My second close encounter came during batting practice at Yankee Stadium in 1968. The mighty Orioles were in town to destroy the then pathetic Yankees. Boog Powell was in the hitting cage creating souvenirs for the early arriving faithful. I was about 375 feet away from the Boog in the second deck of the right field stands above the Yankee bullpen watching Steve Hamilton warm up looking like a hamster with his cheeks full of tobacco. The Boog looked small from where I stood. Though he couldn’t run and wasn’t the greatest fielder in the world, he sure could knock the ball a long way and was putting quite a few balls into the nearby stands. The Boog was a souvenir baseball machine and I was ready if the Boog unloaded. This he did and as the ball sailed towards me I felt my chest tighten, my eyes began to bug out in anticipation of the moment of truth. Closer and closer, I saw the seams, it definitely was mine, until, at the last second some guy reached up and snared it less than six inches in front of my face! My first reaction was outrage: I was robbed! My second reaction, realizing in my excitement I never lifted my hands to catch the ball, was relief! It was mine all right and it would have crushed my face, fallen down and then someone would have picked it up. Later when showing it off he would laugh at the dope whose blood was on the ball because he didn’t put his hands up.
Two lessons were learned from that episode. The first; remember to go after the ball with everything you’ve got. The second; remember everyone else is going to do the same. The rules are simple. Whoever gets the ball wins. Possession is ten tenths of the law. Except…
I was at another Mariner’s game, sitting in the left-field seats where all the homers land, when a ball got ripped foul behind first base. It was a vicious liner which hit some unsuspecting kid then moved through the crowd until some guy about forty-years old got it. Like me he had probably waited his whole life for a ball and now he’d gotten one. As he waved the ball in ecstasy, the crowd started to boo. They wouldn’t stop. On the big screen in the outfield they showed the kid who the ball caromed off of, was crying and the crowd wanted the man with the ball to give it to the kid. Honestly, I was thinking, “No way I’d give it up”. Sure I felt sorry for the kid, but, a ball’s a ball and there’s a code about all of this. The ticket stub specifies objects which leave the field of play become fair game for keeping and that if one hits you but you don’t get it, it’s tough noogies for you. But, the crowd didn’t let up. It was fate. He had to give the ball to the kid or else become a heel forever. I thought, “I could live with that,” but he couldn’t and gave the ball to the kid. The crowd cheered, the kid smiled waving the ball, and the guy was a hero. Inside I know he felt horrible-heroism is overrated. He probably sat alertly the rest of the game hoping that justice would be done and he’d get a clean one to keep. My heart went out to this guy. He was robbed. The kid will cherish that ball about as much as I did Bunning’s perfect game. One day when he grows up he will confront the ignominy of the ball that sits unnoticed in the bottom of some box, gathering dust, unimportant and undeserved. The baseball God’s are clear on this and what starts as an ember will soon burn a hot fire of remorse in his conscience until justice is done. Somehow he’ll track the guy whose ball it really is and return the ball to him where it will then be displayed on his desk, or on a shelf above the hearth, in a sacred place suitable for an object of worship. Every one who visits the house will hear him tell the story again and again, each time a little different, each time with more insight into his life, each time swelling with increasing pride.(4)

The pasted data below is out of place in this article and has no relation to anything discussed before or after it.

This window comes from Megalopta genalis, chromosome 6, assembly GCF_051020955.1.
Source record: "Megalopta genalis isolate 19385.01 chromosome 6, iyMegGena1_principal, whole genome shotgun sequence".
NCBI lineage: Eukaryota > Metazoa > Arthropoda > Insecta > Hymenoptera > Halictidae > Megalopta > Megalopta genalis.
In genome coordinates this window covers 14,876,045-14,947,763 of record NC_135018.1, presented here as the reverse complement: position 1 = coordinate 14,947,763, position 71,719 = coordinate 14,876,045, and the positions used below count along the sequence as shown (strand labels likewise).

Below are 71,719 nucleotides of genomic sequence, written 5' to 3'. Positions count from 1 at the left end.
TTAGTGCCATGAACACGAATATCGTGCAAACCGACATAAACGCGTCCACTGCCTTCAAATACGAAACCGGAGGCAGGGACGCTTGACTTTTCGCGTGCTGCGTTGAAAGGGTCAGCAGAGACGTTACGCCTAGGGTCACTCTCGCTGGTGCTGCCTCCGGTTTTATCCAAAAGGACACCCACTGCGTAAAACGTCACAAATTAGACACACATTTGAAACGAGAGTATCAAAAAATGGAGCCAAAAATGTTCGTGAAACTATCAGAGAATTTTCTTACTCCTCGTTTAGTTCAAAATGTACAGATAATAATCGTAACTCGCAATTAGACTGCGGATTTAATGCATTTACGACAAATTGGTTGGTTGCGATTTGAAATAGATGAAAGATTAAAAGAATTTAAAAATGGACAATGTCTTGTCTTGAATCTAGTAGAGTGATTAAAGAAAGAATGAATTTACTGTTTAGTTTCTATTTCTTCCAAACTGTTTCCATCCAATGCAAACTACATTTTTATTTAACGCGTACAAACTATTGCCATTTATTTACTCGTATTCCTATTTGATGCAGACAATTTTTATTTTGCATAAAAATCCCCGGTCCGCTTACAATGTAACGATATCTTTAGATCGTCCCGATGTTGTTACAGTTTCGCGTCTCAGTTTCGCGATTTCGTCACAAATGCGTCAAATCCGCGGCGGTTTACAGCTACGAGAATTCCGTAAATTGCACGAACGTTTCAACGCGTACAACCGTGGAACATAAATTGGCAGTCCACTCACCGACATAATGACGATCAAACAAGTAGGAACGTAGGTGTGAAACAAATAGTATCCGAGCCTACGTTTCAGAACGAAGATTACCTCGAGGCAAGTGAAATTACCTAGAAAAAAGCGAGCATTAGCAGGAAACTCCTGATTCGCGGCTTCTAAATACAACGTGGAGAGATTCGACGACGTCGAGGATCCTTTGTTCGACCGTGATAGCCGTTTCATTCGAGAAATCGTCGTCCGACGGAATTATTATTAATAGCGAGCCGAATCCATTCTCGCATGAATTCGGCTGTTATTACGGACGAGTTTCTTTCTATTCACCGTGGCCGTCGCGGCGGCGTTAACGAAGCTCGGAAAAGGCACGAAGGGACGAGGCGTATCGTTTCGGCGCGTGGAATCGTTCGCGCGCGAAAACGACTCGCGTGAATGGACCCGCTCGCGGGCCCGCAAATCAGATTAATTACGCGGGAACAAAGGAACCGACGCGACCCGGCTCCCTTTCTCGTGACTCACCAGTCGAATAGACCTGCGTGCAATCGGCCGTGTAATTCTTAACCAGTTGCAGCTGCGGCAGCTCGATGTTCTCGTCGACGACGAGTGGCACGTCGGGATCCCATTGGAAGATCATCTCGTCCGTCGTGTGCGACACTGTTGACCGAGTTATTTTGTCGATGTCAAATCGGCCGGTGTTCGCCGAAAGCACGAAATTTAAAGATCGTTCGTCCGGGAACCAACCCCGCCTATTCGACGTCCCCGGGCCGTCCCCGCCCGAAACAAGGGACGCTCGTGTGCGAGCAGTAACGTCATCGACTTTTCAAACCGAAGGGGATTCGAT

A souvenir baseball engraves time in your memory. It is a living moment capturing the exuberance of youth, filled with passion, marking not so much a calendar date, but a stage in a lifetime. I know I will get a ball. Time, fate, and probability will favor me some game. I still choose my seat based on this desire. It will be the ultimate souvenir.
1) Aaron’s record was later broken by Barry Bonds.
2) Caught by Tom House, another player in the bullpen.
3) I have since gotten two at Minor League Games.
4) I gave one to an eight-year old friend at the game with me.
© 1986 Joey Emil Blum